Experts project autumn surge in coronavirus cases, with a peak after Election Day

At Hopkins, doctors are discussing what they call "Surge 2.0."

Jabin Botsford
President Donald Trump speaks during campaign event at Arnold Palmer Regional Airport on Thursday, Sept 3, in Latrobe, Pa. (Washington Post photo by Jabin Botsford)

Infectious-disease experts are warning of a potential cold-weather surge of coronavirus cases – a long-feared “second wave” of infections and deaths, possibly at a catastrophic scale. It could begin well before Election Day, Nov. 3, although researchers assume the crest would come weeks later, closer to when fall gives way to winter.

An autumn surge in covid-19, the disease caused by the novel coronavirus, would not be an October surprise: It has been hypothesized since early in the pandemic because of the patterns of other respiratory viruses.

“My feeling is that there is a wave coming, and it’s not so much whether it’s coming but how big is it going to be,” said Eili Klein, an epidemiologist at Johns Hopkins University School of Medicine.

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The pandemic is already a dominant campaign issue, and even a spike in deaths might not apply much torque to the presidential race. But outbreaks in some states could bring pressure further down the ballot and conceivably affect turnout if there is so much community spread that voters who planned to cast ballots in person feel unsafe going to the polls.

The warnings from researchers come at a moment when, despite a rise in cases in the Upper Midwest, national numbers have been trending downward at a slow pace for several weeks following the early-summer surges in the Sun Belt.

Respiratory viruses typically begin spreading more easily a couple of weeks after schools resume classes. Although the pandemic has driven many school districts to remote learning, there is a broad push across the country to return to something like normal life.

The Labor Day holiday weekend is a traditional time of travel and group activities, and, like Independence Day and Memorial Day, could seed transmission of the virus if people fail to take precautions. And viruses tend to spread more easily in cooler, less humid weather, which allows them to remain viable longer. As the weather cools, people tend to congregate more indoors.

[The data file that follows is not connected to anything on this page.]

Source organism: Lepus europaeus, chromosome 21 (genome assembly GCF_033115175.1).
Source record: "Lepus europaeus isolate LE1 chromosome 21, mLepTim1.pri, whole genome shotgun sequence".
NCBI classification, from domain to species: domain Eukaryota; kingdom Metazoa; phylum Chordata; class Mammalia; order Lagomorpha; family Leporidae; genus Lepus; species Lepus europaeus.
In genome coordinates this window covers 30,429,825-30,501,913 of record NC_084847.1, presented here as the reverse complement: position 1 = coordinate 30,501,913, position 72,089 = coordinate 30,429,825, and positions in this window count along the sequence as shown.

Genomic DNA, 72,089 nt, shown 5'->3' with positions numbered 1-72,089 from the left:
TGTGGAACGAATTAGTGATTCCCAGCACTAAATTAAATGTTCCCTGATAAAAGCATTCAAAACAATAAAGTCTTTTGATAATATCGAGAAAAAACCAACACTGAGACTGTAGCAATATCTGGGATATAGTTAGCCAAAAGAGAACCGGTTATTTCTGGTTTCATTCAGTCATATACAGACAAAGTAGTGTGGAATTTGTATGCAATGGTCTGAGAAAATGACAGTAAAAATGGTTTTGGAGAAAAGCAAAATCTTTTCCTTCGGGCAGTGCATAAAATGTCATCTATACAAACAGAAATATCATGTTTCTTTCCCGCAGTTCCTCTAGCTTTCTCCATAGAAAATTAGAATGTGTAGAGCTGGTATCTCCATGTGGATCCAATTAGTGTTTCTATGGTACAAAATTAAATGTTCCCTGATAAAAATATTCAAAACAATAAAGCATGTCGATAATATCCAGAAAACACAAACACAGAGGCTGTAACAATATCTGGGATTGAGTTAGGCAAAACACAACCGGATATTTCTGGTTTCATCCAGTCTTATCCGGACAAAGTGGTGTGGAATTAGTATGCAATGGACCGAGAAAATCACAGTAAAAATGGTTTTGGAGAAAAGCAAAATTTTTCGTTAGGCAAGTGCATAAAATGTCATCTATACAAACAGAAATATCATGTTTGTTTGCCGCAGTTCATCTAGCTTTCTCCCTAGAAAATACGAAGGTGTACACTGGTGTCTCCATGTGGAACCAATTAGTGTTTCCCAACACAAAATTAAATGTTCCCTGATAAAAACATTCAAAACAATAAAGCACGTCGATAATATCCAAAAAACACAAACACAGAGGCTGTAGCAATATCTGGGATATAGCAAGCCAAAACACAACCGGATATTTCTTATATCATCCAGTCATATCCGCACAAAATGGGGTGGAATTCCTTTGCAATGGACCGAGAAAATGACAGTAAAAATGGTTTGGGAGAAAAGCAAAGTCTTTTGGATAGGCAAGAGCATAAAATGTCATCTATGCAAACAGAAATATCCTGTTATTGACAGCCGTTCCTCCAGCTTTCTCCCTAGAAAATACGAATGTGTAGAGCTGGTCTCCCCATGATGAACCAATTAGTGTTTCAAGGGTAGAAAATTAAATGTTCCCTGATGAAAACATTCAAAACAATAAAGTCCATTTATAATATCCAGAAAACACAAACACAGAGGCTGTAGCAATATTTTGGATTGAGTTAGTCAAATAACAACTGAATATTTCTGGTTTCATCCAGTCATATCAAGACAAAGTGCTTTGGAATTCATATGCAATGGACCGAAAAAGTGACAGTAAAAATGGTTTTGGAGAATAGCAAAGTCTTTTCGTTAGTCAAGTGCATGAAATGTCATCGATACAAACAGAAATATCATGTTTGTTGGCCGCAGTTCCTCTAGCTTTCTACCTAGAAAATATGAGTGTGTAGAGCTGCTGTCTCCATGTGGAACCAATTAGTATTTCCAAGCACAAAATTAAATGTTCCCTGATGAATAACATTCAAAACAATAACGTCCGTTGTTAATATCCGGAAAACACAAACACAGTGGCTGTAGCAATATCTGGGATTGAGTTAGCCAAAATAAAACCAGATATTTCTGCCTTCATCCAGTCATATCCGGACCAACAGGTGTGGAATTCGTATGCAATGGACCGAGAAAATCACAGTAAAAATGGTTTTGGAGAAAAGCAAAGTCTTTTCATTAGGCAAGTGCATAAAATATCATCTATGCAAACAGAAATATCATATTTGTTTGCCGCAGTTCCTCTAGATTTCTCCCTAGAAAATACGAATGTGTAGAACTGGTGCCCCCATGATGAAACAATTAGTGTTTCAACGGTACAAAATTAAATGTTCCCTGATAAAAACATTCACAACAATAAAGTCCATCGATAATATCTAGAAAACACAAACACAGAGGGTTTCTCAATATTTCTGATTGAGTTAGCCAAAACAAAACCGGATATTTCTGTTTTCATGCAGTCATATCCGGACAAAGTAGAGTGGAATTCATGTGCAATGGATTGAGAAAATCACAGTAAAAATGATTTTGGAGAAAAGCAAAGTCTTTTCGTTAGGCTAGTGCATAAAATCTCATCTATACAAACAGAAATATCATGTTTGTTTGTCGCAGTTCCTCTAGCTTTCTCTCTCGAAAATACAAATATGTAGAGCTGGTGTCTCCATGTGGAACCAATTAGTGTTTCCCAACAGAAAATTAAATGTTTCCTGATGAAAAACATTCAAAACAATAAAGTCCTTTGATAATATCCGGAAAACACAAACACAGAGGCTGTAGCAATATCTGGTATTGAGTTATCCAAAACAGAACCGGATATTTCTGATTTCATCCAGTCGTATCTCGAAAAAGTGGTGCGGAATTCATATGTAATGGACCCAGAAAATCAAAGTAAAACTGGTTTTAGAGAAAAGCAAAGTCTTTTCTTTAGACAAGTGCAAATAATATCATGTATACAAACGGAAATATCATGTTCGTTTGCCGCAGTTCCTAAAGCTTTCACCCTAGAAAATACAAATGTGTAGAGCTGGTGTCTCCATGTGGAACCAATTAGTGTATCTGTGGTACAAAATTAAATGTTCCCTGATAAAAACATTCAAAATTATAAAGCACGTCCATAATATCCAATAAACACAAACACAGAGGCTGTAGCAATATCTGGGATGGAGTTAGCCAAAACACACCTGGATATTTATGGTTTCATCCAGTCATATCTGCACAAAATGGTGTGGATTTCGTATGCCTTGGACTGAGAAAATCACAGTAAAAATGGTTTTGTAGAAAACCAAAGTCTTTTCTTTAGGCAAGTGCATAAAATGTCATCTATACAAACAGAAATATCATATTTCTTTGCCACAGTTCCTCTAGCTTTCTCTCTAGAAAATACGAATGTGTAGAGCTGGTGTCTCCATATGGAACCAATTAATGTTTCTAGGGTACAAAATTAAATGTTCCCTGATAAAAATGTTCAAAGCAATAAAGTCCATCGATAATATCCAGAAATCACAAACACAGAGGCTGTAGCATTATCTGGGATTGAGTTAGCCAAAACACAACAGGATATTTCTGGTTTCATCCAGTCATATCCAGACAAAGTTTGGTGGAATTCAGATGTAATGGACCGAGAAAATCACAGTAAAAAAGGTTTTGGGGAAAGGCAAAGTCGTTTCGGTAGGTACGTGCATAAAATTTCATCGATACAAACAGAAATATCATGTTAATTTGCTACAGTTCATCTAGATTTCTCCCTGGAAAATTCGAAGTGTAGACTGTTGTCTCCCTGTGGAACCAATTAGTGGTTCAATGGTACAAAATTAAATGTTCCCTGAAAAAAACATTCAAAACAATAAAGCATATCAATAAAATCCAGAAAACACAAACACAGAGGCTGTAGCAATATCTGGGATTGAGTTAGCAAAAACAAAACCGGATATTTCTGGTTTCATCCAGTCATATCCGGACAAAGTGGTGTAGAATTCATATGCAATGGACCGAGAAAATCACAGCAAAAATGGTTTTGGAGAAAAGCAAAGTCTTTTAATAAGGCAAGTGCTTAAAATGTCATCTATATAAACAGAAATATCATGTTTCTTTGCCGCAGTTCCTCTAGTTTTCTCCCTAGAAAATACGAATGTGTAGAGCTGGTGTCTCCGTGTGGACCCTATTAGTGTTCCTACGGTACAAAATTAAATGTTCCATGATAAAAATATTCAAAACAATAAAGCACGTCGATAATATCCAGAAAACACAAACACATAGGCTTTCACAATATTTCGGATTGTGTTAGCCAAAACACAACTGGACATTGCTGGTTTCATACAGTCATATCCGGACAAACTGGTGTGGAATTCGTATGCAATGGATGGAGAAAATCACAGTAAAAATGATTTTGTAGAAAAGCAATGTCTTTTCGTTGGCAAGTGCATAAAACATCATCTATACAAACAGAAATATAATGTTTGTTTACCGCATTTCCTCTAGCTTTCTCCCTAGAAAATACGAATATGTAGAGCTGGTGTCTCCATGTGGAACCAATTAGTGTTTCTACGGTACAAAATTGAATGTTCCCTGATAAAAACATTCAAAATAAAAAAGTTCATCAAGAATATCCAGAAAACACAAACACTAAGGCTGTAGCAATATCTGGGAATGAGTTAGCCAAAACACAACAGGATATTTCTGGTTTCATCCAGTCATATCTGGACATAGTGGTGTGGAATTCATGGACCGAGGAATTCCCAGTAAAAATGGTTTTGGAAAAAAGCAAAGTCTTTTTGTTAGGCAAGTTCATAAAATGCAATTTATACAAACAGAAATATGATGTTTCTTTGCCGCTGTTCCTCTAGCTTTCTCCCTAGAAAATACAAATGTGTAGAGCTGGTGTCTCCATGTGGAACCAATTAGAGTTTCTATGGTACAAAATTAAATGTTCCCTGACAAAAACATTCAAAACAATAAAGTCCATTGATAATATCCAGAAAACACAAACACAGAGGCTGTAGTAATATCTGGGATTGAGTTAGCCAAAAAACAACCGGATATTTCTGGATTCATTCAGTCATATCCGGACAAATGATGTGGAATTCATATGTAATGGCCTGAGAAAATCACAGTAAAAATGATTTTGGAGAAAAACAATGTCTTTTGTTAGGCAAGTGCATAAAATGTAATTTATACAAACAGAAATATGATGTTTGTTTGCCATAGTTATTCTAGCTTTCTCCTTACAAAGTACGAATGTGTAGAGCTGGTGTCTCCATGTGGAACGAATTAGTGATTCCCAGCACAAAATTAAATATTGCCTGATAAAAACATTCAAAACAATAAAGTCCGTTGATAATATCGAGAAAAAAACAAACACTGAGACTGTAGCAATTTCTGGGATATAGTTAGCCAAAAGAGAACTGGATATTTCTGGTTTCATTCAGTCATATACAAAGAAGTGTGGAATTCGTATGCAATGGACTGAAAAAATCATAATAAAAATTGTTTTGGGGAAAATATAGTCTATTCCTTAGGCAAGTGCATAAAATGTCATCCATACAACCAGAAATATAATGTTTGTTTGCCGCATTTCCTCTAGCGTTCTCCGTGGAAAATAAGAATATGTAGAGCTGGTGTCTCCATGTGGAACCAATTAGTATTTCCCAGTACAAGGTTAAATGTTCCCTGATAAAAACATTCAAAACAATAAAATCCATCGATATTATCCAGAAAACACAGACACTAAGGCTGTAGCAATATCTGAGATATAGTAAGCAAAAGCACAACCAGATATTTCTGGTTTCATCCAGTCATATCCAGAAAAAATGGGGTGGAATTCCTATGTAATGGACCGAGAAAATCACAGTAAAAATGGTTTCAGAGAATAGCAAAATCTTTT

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The coronavirus has a relatively long incubation period, and the disease progression in patients with severe illnesses also tends to be drawn out over several weeks. As a result, any spike in deaths will lag weeks behind a spike in infections. And the infection surges have consistently followed the loosening of shutdown orders and other restrictions.

A model produced by the University of Washington’s Institute for Health Metrics and Evaluation and published Friday forecasts a “most likely” daily death toll of 1,907 on Election Day, roughly double the current toll. Under the IHME forecast, the numbers would continue to rise until early December, peaking at more than 2,800 deaths daily.

By year’s end, 410,000 people in the United States will have died under the model’s most-likely scenario. That’s more than double current fatalities. The model also produced best-case and worst-case scenarios – ranging from 288,000 to 620,000 deaths by Jan. 1 – depending on the degree to which people wear masks, adhere to social distancing and take other precautions.

“I firmly believe we will see distinct second waves, including in places that are done with their first waves. New York City, I’m looking at you,” said Andrew Noymer, an epidemiologist at the University of California at Irvine who studied the October surge in cases when the mild pandemic influenza virus circulated in 2009.

“I expect fall waves starting in mid-October and getting worse as fall heads into winter, and reaching a crescendo certainly after the election,” he said. “Some places will peak around Thanksgiving, some places will peak around Christmas, some places not until January and February.”

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If that’s correct, the worst impacts will occur after the campaigning is over and the ballots have been cast. The exact timing may be moot in any case, said David Rubin, the director of PolicyLab at Children’s Hospital of Philadelphia, who contended that most people have already made judgments about how the candidates have handled the pandemic.

“I wouldn’t foresee anything happening between now and the election that would change the dynamics of the election,” Rubin said.

President Donald Trump’s approval rating has been remarkably consistent through the pandemic, noted Kyle Kondik of the University of Virginia Center for Politics. Though Trump lost some ground in May and June, he is no less popular than he was last fall, when the economy was strong and people could travel freely.